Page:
How a little lightning, perogies, and an old bus barn kickstarted a career
A long-time local actor, director, dramaturg, and theatre enthusiast, Michelle Todd’s Edmonton Fringe story weaves in and out of the very rehearsal studios, stages, and back hallways of Fringe’s bricks–and–mortar home, a building that serves as a community hub of creative activity.
But for Michelle, Fringe is so much more than an event, so much more than a physical space.
“Fringe is more than a building,” says Michelle. “Not only did I cut my teeth prior to the renovations in the rehearsal and performance spaces here, but after the renovations, my father-in-law also worked here; my kid’s first birthday party was here; many friends have been married here; my mother-in-law performed here; my partner performed here. This is a hub for me. So very many wonderful things have happened here for me.”
Right now, Edmonton artists can’t rehearse or perform in the same capacity. Fringe can’t welcome droves of audience back into the building. Essential costs to produce art (including rehearsal space, lighting, set and sound equipment, wages for cast and crew) haven’t changed, but ability to earn revenue has dropped considerably, if not fully vanished for some. It’s a trying time for just about every industry, but the arts was the first to be shut down and will be the last to recover.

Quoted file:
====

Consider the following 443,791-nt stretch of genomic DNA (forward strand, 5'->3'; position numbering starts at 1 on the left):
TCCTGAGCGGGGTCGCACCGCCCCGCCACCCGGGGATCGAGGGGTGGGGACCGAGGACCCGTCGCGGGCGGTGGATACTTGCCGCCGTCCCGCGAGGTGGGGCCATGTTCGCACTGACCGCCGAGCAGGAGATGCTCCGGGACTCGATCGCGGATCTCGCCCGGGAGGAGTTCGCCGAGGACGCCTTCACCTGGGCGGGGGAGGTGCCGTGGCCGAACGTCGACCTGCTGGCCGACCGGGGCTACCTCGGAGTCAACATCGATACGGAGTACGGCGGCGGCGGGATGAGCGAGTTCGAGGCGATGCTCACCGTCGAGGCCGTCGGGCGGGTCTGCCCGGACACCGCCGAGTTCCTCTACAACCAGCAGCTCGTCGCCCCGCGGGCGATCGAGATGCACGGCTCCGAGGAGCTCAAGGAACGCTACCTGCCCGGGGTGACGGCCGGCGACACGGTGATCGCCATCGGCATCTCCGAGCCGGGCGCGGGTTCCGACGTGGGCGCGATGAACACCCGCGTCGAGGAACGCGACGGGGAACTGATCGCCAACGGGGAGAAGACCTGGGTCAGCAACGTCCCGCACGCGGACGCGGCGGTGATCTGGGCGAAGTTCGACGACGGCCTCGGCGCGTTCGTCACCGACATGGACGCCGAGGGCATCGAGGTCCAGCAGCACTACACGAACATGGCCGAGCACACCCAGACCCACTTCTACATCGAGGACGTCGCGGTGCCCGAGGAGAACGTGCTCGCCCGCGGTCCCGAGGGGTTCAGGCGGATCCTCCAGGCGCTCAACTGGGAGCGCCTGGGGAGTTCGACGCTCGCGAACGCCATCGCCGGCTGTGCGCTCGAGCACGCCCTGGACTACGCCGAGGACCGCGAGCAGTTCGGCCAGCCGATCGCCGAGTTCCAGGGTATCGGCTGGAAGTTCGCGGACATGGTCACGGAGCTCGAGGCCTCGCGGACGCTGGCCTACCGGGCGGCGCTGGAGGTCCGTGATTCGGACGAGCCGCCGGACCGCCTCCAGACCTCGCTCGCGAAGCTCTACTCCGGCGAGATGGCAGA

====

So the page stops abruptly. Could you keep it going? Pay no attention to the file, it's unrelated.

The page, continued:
As a longtime fringer and touring artist, Michelle’s love affair with Fringe began when she was in her teens.
“Oh heavens, my first Fringe would have been in the early 90s. I was probably 15 or 16. A good buddy of mine was doing a Fringe show at King Edward School, and I did not know about the latecomer policy. That was my first encounter with the Edmonton Fringe,” she laughs. “I was late. I got the head tilt from the volunteers. I tried to tell them it was my friend’s show. I tried, but I didn’t end up seeing my friend’s show. And she was so miffed with me! She said: ‘don’t you know you can’t be late?!’ And I was like: ‘well, I know now!’”
A graduate of the MacEwan University Theatre Program, Michelle recalls wanting nothing more than to be in a Fringe show.
“I wanted to be in the Fringe so much, but I didn’t land a show. And someone asked me if I wanted to be the Lunch Cart for the amazing musical Lunch. I wasn’t even seen on stage,” she giggles. “I was literally stuck in this box just so I could be a part of Fringe! I so badly wanted to be in the Fringe, but them’s the breaks! Best lunch cart ever. Nobody was a lunch cart like I was!”
“My next experience would have been doing a Rosemary Rose show,” she continues. “We were at the Varscona. It was great. We had just such an awesome run. And then we closed…and then our 5-star review came out,” Michelle chuckles. “It was just the luck of the draw! But, you know, the community is not just our actors and musicians and directors and dancers and technicians and audiences, it’s also our reporters who help us out by giving us a beautiful write-up. It’s all connected.”